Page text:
Pakistan is in the heart of a tough neighbourhood. With India to the east and Afghanistan to the west, no wonder it is considered a security state. Its relations with Iran cannot be described as stable, though the Biden administration’s prudent policies have minimised dangers of war in the region.
Pakistan is facing the consequences of strategic choices made by foreign policy elites at the time of independence in 1947. Decades on, still, we must embrace an extra-regional power to remain globally relevant, an extra-regional power that could help neutralise the Indian threat, provide financial support against Afghanistan and heed to Pakistani officials’ security concerns on Iran’s relations with the West, especially the US.
Over the decades we have not had one extra-regional power on our side. Initially Washington provided the assistance to the Pakistan military to raise the formations needed for defense against India. Then we turned to China and Saudi Arabia for military and financial support.
Of late, our security environment has become more complicated. If we consider the Afghan Taliban as our strategic ally, we have to deal with the threat of Pakistani Taliban along the western borders. If we rely on the Arab states for our financial support, sectarianism would become a threat for us. We cannot ride the wave of anti-India hysteria, as it would affect our internal security environment. Also, to consider the ultra-religious right our ally against India would be a strategic folly.
The slogans for an independent foreign policy have fallen on deaf ears of our foreign policy and military planners that believe we cannot afford an independent foreign policy because we need an extra-regional power to bolster our military, economic and political position in the region.
The security complications that the Pakistani state is faced with are enough to compel our political and strategic elite to resist adventures in foreign policy. Yet, the slogans for an independent foreign policy have fallen on deaf ears of our foreign policy and military planners that believe we cannot afford an independent foreign policy because we need an extra-regional power to bolster our military, economic and political position in the region.
It was interesting to watch former Prime Minister Imran Khan praise Indian “independent foreign policy” during the Cold War era in a recent televised speech. This he perhaps did to strengthen his argument in support of an independent foreign policy.
However, Imran Khan’s understanding of Indian foreign policy is flawed. India’s stable political conditions has led to the growth of a political elite committed to an independent foreign policy or non-alignment or strategic autonomy — the various nomenclatures used by Indians to describe it. In complete contrast, the Pakistani political elite is deeply divided on national interests, and Imran Khan has played no small part in stoking it.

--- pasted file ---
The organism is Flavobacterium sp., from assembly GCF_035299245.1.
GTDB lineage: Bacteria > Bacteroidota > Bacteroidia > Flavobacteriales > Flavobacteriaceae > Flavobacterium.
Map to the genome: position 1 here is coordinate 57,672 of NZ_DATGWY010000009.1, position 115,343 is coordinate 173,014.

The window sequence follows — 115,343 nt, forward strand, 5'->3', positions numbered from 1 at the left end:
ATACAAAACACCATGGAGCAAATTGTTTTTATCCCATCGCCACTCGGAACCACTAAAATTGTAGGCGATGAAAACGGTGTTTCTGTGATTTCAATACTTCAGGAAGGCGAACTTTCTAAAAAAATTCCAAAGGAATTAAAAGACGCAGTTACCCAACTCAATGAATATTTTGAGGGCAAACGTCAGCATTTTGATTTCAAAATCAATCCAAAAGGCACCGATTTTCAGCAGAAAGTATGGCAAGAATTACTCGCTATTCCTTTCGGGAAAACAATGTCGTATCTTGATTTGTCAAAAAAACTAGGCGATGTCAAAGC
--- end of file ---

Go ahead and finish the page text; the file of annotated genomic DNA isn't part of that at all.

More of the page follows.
The Indian strategic and political elite has throughout demonstrated that they are attracted to realpolitik and not fashionable slogans. Although Prime Minister Nehru clearly displayed an anti-western bias in his initial years, he didn’t show any qualms in kneeling before Americans for requesting immediate and urgent military assistance in the shape of military hardware when China came knocking at its gates in 1962. Nehru adopted a pragmatic foreign policy in the face of military defeat at the hands of China.
Pakistan needs a well thought out strategy to keep the US and the western powers — and Russia — engaged in the security affairs of our region to avoid major conflicts.
The Pakistani elite on the other hand is not capable of displaying such flexibility. We have wasted our precious years in the arms of the American security establishment during the Cold War. And now when the relations with Washington have turned visibly cold, we think that putting all eggs in the Russian basket may solve all our problems.
Signs of pragmatism were visible in some speeches by COAS General Qamar Javed Bajwa when he told his audience that Pakistan was no more interested in becoming a party in the new Cold War. But this is not enough. Pakistan needs a well thought out strategy to keep the US and the western powers — and Russia — engaged in the security affairs of our region to avoid major conflicts. The appointment of a full-fledged US ambassador in Islamabad and the opportunity provided to the Pakistani ambassador in Washington to present his credentials to President Biden are good signs.
Lesson for Imran Khan: This is no time to pretend to be Che Guevara, which you are obviously not. You might win a few extra votes, but you will inflict irreparable damage to Pakistan’s security interests.